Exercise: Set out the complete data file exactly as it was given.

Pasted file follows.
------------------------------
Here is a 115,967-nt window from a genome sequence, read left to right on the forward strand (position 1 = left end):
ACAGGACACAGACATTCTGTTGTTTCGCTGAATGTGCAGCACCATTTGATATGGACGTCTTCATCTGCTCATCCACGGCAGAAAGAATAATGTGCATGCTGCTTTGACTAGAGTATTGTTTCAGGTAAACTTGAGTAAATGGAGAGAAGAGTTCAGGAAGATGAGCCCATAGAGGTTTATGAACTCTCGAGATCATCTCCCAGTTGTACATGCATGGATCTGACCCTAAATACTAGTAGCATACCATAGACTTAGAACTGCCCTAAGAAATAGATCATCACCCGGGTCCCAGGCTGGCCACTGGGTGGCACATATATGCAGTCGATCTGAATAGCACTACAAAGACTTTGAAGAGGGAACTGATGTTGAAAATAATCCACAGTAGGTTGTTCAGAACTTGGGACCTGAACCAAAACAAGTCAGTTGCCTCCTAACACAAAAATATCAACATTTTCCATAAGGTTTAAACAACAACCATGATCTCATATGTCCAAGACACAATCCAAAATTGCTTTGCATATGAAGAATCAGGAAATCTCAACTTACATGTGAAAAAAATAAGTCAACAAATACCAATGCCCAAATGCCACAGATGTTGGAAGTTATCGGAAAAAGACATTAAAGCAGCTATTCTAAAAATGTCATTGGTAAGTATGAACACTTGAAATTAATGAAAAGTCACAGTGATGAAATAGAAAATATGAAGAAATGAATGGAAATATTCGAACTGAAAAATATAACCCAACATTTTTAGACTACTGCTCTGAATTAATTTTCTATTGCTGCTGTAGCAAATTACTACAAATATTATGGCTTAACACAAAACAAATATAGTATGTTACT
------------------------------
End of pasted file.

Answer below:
Here is a 115,967-nt window from a genome sequence, read left to right on the forward strand (position 1 = left end):
ACAGGACACAGACATTCTGTTGTTTCGCTGAATGTGCAGCACCATTTGATATGGACGTCTTCATCTGCTCATCCACGGCAGAAAGAATAATGTGCATGCTGCTTTGACTAGAGTATTGTTTCAGGTAAACTTGAGTAAATGGAGAGAAGAGTTCAGGAAGATGAGCCCATAGAGGTTTATGAACTCTCGAGATCATCTCCCAGTTGTACATGCATGGATCTGACCCTAAATACTAGTAGCATACCATAGACTTAGAACTGCCCTAAGAAATAGATCATCACCCGGGTCCCAGGCTGGCCACTGGGTGGCACATATATGCAGTCGATCTGAATAGCACTACAAAGACTTTGAAGAGGGAACTGATGTTGAAAATAATCCACAGTAGGTTGTTCAGAACTTGGGACCTGAACCAAAACAAGTCAGTTGCCTCCTAACACAAAAATATCAACATTTTCCATAAGGTTTAAACAACAACCATGATCTCATATGTCCAAGACACAATCCAAAATTGCTTTGCATATGAAGAATCAGGAAATCTCAACTTACATGTGAAAAAAATAAGTCAACAAATACCAATGCCCAAATGCCACAGATGTTGGAAGTTATCGGAAAAAGACATTAAAGCAGCTATTCTAAAAATGTCATTGGTAAGTATGAACACTTGAAATTAATGAAAAGTCACAGTGATGAAATAGAAAATATGAAGAAATGAATGGAAATATTCGAACTGAAAAATATAACCCAACATTTTTAGACTACTGCTCTGAATTAATTTTCTATTGCTGCTGTAGCAAATTACTACAAATATTATGGCTTAACACAAAACAAATATAGTATGTTACT